Greetings again from October country, where the leaves are starting to change color on the trees. The timing of peak color varies from year to year, but the average for Chicago area is mid to late October.
What makes vibrant fall leaf color? Warm sunny days and crisp, cool nights. You can read more about the leaves changing color here.
The dazzling leaf colors we associate with fall may not be so bright in the future, according to ThinkProgress. In the northeast, the drought they experienced this summer will affect the colors of the leaves this year.
And, there are not so many crisp, cool nights below 40 degrees, according to Wxshift. The first frost comes later, too. The growing season is 15 days longer than 100 years ago.
The longer growing season means a longer season for insect pests as well. A warmer climate is more favorable to mosquitos that carry West Nile Virus, dengue fever and Zika. A warmer winter will not kill their larva or the larva of such invasive species as the emerald ash borer.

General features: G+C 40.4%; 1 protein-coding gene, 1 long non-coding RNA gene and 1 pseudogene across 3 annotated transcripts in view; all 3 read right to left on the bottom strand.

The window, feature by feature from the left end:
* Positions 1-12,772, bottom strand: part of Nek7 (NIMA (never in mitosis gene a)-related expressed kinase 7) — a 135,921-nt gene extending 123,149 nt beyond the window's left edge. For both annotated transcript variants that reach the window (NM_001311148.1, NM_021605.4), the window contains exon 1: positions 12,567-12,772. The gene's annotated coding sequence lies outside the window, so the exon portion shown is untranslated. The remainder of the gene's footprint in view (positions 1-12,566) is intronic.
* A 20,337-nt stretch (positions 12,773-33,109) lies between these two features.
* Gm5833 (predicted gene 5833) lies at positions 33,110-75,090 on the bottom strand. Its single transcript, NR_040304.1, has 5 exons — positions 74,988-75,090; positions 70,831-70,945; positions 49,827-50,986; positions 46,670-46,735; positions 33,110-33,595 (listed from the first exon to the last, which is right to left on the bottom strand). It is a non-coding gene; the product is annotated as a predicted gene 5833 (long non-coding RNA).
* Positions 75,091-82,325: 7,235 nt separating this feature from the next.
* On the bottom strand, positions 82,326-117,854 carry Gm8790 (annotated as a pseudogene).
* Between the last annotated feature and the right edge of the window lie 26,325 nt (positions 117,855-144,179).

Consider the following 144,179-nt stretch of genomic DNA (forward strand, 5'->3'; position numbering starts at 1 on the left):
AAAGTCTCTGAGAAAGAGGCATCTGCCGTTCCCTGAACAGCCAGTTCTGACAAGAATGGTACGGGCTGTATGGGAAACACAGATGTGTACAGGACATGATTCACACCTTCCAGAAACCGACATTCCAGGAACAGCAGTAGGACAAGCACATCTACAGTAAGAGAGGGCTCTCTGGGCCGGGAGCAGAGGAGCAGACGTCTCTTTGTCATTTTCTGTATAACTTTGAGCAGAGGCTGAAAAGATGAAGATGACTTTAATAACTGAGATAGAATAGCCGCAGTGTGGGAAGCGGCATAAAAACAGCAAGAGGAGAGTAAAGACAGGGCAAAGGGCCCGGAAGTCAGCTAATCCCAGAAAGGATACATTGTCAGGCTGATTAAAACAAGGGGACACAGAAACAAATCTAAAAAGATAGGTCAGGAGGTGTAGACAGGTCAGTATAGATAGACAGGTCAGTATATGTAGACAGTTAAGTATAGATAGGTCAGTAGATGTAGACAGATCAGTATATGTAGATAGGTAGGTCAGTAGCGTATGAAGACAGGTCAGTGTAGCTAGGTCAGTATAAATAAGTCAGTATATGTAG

This time of year is also hurricane season. The warmer ocean water can contribute to more intense storms with stronger winds and torrential rains. Think of the impact of hurricane Matthew and Super typhoon Haima—now heading for the Philippines.
The effects of changing climate can be subtle as a falling leaf--and wild as the latest 1000 year rain.